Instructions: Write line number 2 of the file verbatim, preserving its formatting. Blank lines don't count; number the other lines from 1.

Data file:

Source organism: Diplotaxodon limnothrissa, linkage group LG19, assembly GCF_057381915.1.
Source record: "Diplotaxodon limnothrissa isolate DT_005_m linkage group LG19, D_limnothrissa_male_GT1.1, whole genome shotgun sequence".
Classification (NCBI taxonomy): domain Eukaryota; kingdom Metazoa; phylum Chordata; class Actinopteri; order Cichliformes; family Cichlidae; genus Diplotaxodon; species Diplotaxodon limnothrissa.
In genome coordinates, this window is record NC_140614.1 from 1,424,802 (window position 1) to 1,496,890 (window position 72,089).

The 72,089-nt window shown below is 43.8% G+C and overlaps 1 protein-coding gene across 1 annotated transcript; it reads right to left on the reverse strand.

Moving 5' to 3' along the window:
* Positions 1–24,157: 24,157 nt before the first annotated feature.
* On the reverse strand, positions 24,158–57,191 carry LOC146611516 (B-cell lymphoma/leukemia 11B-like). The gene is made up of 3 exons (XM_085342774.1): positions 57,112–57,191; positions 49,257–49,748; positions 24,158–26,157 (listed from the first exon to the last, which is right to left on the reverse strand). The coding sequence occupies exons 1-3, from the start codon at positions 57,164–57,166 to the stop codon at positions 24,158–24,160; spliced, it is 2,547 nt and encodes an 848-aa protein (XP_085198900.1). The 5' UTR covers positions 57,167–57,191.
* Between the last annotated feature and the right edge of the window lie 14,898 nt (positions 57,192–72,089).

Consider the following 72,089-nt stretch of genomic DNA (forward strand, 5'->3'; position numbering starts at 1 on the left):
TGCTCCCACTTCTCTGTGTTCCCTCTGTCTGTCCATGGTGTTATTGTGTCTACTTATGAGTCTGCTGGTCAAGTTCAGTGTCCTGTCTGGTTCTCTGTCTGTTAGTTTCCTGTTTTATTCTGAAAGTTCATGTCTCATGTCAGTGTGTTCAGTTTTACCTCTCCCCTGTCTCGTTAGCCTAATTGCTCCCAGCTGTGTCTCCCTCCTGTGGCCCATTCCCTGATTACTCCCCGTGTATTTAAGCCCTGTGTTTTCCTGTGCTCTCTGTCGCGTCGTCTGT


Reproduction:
Source record: "Diplotaxodon limnothrissa isolate DT_005_m linkage group LG19, D_limnothrissa_male_GT1.1, whole genome shotgun sequence".